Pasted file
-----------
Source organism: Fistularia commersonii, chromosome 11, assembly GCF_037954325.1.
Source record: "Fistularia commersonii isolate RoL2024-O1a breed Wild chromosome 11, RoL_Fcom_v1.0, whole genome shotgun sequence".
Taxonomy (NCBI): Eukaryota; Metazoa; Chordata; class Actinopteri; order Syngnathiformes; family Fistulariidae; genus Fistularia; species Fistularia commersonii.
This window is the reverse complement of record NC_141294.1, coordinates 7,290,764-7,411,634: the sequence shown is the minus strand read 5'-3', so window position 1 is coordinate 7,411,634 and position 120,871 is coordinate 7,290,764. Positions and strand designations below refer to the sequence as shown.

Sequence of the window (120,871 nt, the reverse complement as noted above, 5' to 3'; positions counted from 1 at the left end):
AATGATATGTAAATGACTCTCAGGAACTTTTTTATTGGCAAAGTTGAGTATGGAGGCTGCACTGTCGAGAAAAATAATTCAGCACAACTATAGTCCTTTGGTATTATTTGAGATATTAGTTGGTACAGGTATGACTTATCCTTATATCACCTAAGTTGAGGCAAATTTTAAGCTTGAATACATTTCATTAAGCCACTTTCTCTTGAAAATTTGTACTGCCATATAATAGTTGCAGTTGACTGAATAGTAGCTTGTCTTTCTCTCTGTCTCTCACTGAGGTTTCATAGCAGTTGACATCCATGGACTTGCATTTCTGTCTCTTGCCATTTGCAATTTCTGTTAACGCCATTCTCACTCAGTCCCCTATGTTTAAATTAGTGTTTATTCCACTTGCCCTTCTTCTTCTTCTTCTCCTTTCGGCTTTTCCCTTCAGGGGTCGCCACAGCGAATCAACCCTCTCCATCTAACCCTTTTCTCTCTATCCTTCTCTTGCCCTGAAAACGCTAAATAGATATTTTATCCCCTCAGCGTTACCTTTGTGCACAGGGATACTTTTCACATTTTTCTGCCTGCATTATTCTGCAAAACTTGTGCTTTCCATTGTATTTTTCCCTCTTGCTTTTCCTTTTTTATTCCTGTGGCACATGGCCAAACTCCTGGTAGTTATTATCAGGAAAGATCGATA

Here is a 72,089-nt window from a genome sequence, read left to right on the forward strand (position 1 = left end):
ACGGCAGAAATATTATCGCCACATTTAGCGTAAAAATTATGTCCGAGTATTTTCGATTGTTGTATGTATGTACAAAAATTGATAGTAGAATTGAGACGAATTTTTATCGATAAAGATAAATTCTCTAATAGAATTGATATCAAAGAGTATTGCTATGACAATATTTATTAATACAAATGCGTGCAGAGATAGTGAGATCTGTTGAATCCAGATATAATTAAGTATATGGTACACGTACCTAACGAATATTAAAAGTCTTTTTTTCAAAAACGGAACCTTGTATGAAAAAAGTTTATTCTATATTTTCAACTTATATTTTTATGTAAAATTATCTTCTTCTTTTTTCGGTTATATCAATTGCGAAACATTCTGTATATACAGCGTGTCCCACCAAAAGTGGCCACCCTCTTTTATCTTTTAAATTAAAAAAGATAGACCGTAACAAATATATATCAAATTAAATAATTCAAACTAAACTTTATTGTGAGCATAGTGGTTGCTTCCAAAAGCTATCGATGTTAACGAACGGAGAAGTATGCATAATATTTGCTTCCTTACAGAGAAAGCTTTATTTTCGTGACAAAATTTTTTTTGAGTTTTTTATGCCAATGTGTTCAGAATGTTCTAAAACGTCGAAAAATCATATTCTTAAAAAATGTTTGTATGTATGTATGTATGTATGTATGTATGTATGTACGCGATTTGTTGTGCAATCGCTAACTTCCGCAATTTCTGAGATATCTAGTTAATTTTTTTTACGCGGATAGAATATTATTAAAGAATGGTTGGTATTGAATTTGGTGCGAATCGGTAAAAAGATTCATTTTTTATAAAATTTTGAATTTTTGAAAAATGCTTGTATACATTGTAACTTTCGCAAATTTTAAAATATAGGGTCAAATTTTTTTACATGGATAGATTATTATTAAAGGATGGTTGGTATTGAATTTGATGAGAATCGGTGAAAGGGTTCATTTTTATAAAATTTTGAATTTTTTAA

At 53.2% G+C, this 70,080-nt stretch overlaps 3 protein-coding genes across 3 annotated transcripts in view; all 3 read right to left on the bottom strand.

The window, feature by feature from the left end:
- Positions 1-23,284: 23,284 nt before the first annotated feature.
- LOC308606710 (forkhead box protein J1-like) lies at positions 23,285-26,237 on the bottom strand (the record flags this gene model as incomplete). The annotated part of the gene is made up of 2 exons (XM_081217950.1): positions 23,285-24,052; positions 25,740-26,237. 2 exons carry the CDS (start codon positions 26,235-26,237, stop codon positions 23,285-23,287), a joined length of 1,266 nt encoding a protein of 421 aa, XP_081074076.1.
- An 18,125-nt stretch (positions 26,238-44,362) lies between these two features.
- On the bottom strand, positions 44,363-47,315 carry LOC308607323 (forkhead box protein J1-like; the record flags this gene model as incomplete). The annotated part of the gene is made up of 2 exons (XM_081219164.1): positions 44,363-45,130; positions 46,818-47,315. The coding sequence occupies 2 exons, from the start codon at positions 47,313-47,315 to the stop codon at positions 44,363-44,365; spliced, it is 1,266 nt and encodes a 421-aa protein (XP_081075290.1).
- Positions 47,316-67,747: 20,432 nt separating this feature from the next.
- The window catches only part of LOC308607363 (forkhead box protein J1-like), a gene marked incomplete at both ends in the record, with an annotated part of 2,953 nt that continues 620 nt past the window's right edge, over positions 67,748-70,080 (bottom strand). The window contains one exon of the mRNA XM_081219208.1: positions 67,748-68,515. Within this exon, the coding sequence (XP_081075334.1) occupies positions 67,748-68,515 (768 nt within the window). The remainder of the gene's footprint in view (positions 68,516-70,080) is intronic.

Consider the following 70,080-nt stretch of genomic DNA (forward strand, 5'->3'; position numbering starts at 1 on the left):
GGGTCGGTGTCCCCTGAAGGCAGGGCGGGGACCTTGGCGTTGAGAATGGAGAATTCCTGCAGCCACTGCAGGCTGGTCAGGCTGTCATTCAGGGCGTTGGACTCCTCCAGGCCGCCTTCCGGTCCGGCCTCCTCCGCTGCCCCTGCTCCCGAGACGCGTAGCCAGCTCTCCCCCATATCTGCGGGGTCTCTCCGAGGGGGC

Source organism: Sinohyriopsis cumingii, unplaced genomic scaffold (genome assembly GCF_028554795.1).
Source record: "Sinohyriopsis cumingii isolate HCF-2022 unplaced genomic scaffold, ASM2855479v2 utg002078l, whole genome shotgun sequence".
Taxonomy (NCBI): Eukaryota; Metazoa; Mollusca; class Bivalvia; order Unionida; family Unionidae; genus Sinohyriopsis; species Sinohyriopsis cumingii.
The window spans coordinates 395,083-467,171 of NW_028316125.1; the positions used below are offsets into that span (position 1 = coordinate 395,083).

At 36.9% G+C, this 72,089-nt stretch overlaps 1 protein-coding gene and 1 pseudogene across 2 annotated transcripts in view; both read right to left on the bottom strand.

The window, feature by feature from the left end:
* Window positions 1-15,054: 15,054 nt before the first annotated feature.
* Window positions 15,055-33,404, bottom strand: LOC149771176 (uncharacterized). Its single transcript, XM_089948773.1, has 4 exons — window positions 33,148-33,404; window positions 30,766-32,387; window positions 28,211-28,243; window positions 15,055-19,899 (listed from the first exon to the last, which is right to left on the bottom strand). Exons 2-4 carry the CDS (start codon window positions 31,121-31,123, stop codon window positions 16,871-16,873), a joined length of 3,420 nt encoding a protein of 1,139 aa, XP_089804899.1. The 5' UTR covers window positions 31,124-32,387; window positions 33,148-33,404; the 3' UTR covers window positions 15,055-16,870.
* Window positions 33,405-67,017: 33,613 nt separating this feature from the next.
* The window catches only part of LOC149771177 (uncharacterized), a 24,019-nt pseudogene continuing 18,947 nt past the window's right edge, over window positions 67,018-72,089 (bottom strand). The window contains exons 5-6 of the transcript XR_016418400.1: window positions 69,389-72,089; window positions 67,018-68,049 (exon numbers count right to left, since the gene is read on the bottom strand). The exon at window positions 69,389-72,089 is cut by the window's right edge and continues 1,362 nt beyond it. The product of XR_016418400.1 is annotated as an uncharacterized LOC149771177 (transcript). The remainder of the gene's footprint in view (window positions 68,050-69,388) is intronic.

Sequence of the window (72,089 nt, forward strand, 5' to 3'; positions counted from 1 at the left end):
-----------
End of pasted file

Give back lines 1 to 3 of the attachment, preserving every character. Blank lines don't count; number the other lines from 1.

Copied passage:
Source organism: Fistularia commersonii, chromosome 11, assembly GCF_037954325.1.
Source record: "Fistularia commersonii isolate RoL2024-O1a breed Wild chromosome 11, RoL_Fcom_v1.0, whole genome shotgun sequence".
Taxonomy (NCBI): Eukaryota; Metazoa; Chordata; class Actinopteri; order Syngnathiformes; family Fistulariidae; genus Fistularia; species Fistularia commersonii.